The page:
- Nee, Watchman
- ( 1903-197 2 )Chinese Christian founder of the Local ChurchWatchman Nee was born Ni Shu-tsu (Henry Nee) on August 4, 1903, in Swatow, Fukien, CHiNA.He was raised in a Methodist family and baptized as an infant by an American Methodist bishop. He studied at the middle school of the Church Missionary Society (Anglican) in Foochow. In 1920, influenced by his mother's devotion to Dora Yu (1873-1931), an independent Methodist evangelist, he professed faith and assumed a new name, Ni To-sheng (or Watchman Nee). Following a call to the ministry, he moved to Shanghai, where Yu had established a school.Nee made several symbolic breaks with his past including rebaptism by immersion (1921) and withdrawal from the Methodist Church (1922). He began to meet independently with fellow students to break bread (the Lord's Supper). In 1923, he became associated with Margaret Barber (1866-1930), who introduced him to a host of British writers, most of whom were associated with the Plymouth Brethren, such as D. M. Panton (1870-1965), or the Keswick movement, such as Jesse Penn-Lewis (1861-1927) and Andrew Murray (1828-1917). Nee graduated from Trinity College in Foochow in 1924.Through the mid-1920s, Nee began to work out a new understanding of Christian faith and practice, first published in The Spiritual Man (1928) and in several periodicals he edited. He also worked on a translation of Cyrus I. Scofield's Bible Correspondence Course, a sign of his acceptance of the DISPENSATIONALISM of the Plymouth Brethren.Crucial to Nee's thought was his concept of the church. Nee believed that denominationalism was wrong and hurtful to the church. He felt that there should be only one Christian congregation in each locale (city). He condemned and refused fellowship to those who continued to live within denominational barriers.After founding several churches, in 1928 he established a congregation in Shanghai that became the most prominent congregation in the Local Church (also called Little Flock or Assembly Halls) movement. He also resumed publication of The Present Testimony, which became the main organ of the movement. Through the next two decades, he continued to grow the Local Church fellowship, despite the Japanese invasion and occupation of Shanghai.In 1942, Nee (whose college degree was in chemistry) joined his brother in a business, over the opposition of his coworkers in the Shanghai church. At their request, he did not preach for the next six years, but resumed his ministry after a reconciliation in 1947. In 1952, he was arrested by the Communist government, and four years later brought before a public "accusation meeting" in Shanghai. He was sentenced to 20 years in prison, where he died on May 30, 1972.Prior to his arrest, Nee had conveyed leadership of the movement to church leaders in Hong Kong and Taiwan, especially Witness Lee (1905-97), who eventually turned the Local Church into a worldwide movement based in the United States.Further reading:■ Angus I. Kinnear, Against the Tide (Fort Washington, Pa.: Christian Literature Crusade, 1973)■ Witness Lee, Watchman Nee: A Seer of the Divine Revelation in the Present Age (Anaheim, Calif.: Living Stream Ministry, 1991). (Also available in Chinese)■ Watchman Nee, Collected Works, 62 vols. (Anaheim, Calif.: Living Stream Ministry, 1994)■ ----, The Normal Christian Church Life (Washington, D.C.: International Students Press, 1969).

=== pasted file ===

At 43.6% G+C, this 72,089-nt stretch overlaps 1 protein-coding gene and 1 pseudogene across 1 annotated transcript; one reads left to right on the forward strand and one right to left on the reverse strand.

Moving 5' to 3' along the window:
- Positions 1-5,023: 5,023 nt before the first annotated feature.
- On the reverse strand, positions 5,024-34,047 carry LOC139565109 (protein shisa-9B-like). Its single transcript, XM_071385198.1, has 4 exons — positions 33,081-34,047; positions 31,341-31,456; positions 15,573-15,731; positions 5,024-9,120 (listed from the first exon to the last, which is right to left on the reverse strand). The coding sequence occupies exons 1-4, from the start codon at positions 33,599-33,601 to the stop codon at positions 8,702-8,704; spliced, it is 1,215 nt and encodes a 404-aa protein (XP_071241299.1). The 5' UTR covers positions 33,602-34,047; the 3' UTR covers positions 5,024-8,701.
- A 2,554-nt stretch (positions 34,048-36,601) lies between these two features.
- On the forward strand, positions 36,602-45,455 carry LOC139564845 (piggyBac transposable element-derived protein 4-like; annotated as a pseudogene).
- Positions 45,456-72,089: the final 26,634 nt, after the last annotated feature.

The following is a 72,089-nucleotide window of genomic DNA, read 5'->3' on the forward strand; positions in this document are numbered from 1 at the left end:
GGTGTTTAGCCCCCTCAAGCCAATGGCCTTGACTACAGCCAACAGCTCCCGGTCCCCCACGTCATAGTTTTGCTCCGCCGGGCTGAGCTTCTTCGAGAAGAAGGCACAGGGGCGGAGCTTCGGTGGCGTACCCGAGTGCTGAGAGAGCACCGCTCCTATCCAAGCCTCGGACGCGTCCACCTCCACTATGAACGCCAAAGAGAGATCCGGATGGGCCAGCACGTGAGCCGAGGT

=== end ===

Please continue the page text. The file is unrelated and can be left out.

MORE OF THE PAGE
Encyclopedia of Protestantism. Gordon Melton. 2005.